Roughly 10 years after the EPA gave the green light for atrazine to be used on American corn, sorghum, and sugar cane crops, the federal agency has begun to backpedal and is setting off a firestorm of criticism from groups such as American Farm Bureau Federation and National Corn Growers Association. The groups accuse the EPA of ignoring the wealth of scientific research affirming atrazine’s safety.
— National Corn (NCGA) (@NationalCorn) August 8,
The future of atrazine as a crop protection tool is threatened. @EPA is accepting
comments Until October 4. https://t.co/wnFBdzqzpS
— Nebraska Farm Bureau (@NEFarmBureau) August 8, 2016
— Mace Thornton (@AFBFMace) August 8, 2016
EPA draft report on atrazine ignores scientific evidence affirming herbicide’s safety- Brent Hostetler, OH Farmer https://t.co/mfrXXNw8EH
— Ohio Corn & Wheat (@OhioCornWheat) August 10,
Atrazine, manufactured by Syngenta, is the second most commonly used herbicide in the United States and is particularly popular on corn farms in the Midwest. It’s scientific safety was established by the government in 2006 and revisited with approval in 2009. Now, however, the EPA has opened up public comments (through Oct. 4) ahead of the re-reistration period for atrazine.
“EPA has published a draft ecological risk assessment of atrazine using data based on incomplete science,” the AFBF said on its website. “The agency’s assessment ignored multiple high-quality scientific studies that support the continued use of atrazine as a safe and effective herbicide. This assessment is inconsistent with EPA’s previous conclusion and those of other regulatory agencies around the world.”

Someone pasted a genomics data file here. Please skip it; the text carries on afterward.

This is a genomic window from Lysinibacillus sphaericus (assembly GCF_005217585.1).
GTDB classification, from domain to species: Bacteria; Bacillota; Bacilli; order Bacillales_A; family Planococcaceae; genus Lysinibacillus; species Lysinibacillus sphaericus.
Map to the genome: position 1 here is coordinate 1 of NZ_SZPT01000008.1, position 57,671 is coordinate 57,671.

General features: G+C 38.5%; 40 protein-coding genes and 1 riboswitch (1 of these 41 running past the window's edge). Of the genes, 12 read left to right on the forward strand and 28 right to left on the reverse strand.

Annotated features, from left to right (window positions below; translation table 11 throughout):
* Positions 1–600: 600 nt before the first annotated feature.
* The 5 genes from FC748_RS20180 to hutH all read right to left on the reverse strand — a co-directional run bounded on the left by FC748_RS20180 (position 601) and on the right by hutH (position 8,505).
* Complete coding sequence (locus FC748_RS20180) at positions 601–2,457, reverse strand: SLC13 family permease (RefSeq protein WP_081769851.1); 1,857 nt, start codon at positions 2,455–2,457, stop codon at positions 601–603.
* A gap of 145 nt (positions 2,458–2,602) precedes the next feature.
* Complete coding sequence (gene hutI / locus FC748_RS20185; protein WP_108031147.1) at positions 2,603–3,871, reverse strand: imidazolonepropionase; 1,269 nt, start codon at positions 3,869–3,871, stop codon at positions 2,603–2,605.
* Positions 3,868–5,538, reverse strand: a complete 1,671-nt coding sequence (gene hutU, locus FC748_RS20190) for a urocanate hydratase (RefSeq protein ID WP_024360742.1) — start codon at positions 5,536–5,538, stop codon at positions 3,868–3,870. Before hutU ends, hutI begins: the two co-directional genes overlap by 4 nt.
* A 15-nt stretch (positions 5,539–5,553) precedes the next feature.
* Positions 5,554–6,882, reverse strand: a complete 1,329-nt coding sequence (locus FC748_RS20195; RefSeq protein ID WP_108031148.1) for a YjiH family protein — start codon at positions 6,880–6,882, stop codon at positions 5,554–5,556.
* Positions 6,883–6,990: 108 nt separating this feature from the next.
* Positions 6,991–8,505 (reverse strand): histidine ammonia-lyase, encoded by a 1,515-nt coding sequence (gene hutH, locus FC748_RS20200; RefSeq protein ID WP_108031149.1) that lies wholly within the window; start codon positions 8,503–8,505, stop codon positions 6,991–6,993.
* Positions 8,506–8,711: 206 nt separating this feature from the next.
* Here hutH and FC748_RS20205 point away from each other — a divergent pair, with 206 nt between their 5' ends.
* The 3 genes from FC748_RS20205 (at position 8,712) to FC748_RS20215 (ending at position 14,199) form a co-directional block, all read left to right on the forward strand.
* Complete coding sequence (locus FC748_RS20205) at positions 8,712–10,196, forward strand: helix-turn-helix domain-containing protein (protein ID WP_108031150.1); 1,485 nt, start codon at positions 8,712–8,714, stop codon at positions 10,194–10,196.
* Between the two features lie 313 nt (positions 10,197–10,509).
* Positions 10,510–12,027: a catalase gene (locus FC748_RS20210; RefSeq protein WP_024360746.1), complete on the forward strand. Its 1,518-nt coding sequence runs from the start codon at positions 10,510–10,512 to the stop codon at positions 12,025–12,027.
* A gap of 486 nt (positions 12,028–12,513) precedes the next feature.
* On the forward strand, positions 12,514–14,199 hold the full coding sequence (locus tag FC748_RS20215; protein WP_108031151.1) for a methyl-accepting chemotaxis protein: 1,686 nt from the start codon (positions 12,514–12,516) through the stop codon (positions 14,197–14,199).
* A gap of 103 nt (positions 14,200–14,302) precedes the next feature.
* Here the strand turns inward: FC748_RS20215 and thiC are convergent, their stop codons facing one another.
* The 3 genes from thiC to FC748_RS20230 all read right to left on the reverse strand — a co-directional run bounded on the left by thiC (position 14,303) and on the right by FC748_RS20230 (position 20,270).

The fear among the ag industry is that the a critical crop-protection tool is going to be taken away, which will have a massive finanical impact on farmers. Iowa Farmer Today reported that a 2012 University of Chicago study said a ban on atrazine would cost corn growers up to $59 per acre more in input costs.
Brent Hostetler, an Ohio farmer and chairman of the National Corn Growers Association’s Production and Stewardship Action Team, said that the EPA’s steps in regards to atrazine could set an unfortunate precedent for crop-protection tools.
“Federal law requires the EPA to base its decisions on science. And the science on this is pretty clear,” Hostetler said. “Atrazine is one of the safest and most effective crop management tools farmers have. It’s also one of the most studied pesticides in history-and more than 50 years’ worth of data show it is safe.”
Over the summer, California added atrazine to its list of chemicals believed to contribute to birth defects. While the state didn’t outright ban atrazine, the move that adds another layer of difficulty in keeping the product on the market for farmers.
The AFBF is urging farmers to weign in on the EPA’s draft ecological risk assessment, so that those comments can be factored into the final decision. The draft report and comments section can be found here.
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